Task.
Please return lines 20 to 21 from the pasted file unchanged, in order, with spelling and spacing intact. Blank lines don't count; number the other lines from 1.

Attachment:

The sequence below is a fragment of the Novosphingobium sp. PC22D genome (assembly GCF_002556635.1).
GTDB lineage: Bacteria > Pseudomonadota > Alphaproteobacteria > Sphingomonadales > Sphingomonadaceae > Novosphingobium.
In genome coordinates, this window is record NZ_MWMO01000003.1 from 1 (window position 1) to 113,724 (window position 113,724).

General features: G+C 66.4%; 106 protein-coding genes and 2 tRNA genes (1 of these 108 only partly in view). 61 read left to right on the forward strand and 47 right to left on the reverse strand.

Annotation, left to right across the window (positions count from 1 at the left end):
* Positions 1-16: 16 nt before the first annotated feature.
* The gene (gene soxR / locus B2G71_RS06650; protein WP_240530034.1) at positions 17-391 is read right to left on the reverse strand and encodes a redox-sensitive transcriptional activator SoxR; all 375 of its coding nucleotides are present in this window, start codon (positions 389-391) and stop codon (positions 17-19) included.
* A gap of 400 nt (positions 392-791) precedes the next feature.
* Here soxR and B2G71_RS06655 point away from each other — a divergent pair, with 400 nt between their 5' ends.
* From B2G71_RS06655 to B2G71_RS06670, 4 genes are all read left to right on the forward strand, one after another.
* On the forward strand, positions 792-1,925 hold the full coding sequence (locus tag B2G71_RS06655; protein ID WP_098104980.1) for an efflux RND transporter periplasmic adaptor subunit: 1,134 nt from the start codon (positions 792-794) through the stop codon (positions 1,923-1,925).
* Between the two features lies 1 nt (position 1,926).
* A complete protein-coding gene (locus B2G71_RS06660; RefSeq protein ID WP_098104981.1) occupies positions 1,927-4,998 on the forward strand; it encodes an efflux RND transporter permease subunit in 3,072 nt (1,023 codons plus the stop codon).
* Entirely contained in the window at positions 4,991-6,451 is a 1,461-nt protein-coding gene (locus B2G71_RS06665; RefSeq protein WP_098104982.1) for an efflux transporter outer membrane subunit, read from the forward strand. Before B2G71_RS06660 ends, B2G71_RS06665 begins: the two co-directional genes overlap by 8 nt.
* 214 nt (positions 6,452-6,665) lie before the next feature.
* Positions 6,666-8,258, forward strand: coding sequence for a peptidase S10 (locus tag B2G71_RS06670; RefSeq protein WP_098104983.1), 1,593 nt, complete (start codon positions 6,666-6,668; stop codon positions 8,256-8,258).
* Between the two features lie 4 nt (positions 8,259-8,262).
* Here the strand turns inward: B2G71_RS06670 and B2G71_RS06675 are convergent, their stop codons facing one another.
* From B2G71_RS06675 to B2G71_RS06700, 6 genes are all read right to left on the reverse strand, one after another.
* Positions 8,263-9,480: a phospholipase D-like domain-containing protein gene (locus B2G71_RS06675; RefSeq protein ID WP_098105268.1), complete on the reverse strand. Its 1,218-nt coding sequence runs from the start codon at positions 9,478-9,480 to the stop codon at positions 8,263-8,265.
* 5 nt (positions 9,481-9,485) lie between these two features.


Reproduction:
* Positions 8,263-9,480: a phospholipase D-like domain-containing protein gene (locus B2G71_RS06675; RefSeq protein ID WP_098105268.1), complete on the reverse strand. Its 1,218-nt coding sequence runs from the start codon at positions 9,478-9,480 to the stop codon at positions 8,263-8,265.
* 5 nt (positions 9,481-9,485) lie between these two features.